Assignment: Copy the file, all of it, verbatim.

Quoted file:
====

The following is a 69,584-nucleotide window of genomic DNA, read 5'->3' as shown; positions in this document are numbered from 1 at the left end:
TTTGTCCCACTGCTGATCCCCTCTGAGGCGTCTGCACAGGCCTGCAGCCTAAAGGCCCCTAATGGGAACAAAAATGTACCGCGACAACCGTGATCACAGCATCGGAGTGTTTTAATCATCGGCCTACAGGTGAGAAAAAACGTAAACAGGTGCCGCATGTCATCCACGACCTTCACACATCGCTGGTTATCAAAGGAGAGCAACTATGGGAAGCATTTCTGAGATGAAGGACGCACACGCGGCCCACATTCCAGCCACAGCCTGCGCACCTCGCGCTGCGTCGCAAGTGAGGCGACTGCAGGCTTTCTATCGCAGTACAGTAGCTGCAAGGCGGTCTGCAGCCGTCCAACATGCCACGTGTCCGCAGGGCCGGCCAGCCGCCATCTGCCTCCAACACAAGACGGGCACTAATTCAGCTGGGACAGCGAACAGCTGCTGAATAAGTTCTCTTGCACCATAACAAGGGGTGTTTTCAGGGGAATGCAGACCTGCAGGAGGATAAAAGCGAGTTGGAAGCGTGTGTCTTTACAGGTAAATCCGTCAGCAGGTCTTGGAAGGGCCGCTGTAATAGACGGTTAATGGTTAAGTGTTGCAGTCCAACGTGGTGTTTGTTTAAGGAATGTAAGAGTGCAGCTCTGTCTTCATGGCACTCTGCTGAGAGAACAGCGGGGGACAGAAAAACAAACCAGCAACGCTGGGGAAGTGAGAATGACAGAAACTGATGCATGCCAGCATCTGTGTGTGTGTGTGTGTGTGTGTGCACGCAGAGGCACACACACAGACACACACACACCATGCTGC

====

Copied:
The following is a 69,584-nucleotide window of genomic DNA, read 5'->3' as shown; positions in this document are numbered from 1 at the left end:
TTTGTCCCACTGCTGATCCCCTCTGAGGCGTCTGCACAGGCCTGCAGCCTAAAGGCCCCTAATGGGAACAAAAATGTACCGCGACAACCGTGATCACAGCATCGGAGTGTTTTAATCATCGGCCTACAGGTGAGAAAAAACGTAAACAGGTGCCGCATGTCATCCACGACCTTCACACATCGCTGGTTATCAAAGGAGAGCAACTATGGGAAGCATTTCTGAGATGAAGGACGCACACGCGGCCCACATTCCAGCCACAGCCTGCGCACCTCGCGCTGCGTCGCAAGTGAGGCGACTGCAGGCTTTCTATCGCAGTACAGTAGCTGCAAGGCGGTCTGCAGCCGTCCAACATGCCACGTGTCCGCAGGGCCGGCCAGCCGCCATCTGCCTCCAACACAAGACGGGCACTAATTCAGCTGGGACAGCGAACAGCTGCTGAATAAGTTCTCTTGCACCATAACAAGGGGTGTTTTCAGGGGAATGCAGACCTGCAGGAGGATAAAAGCGAGTTGGAAGCGTGTGTCTTTACAGGTAAATCCGTCAGCAGGTCTTGGAAGGGCCGCTGTAATAGACGGTTAATGGTTAAGTGTTGCAGTCCAACGTGGTGTTTGTTTAAGGAATGTAAGAGTGCAGCTCTGTCTTCATGGCACTCTGCTGAGAGAACAGCGGGGGACAGAAAAACAAACCAGCAACGCTGGGGAAGTGAGAATGACAGAAACTGATGCATGCCAGCATCTGTGTGTGTGTGTGTGTGTGTGTGCACGCAGAGGCACACACACAGACACACACACACCATGCTGC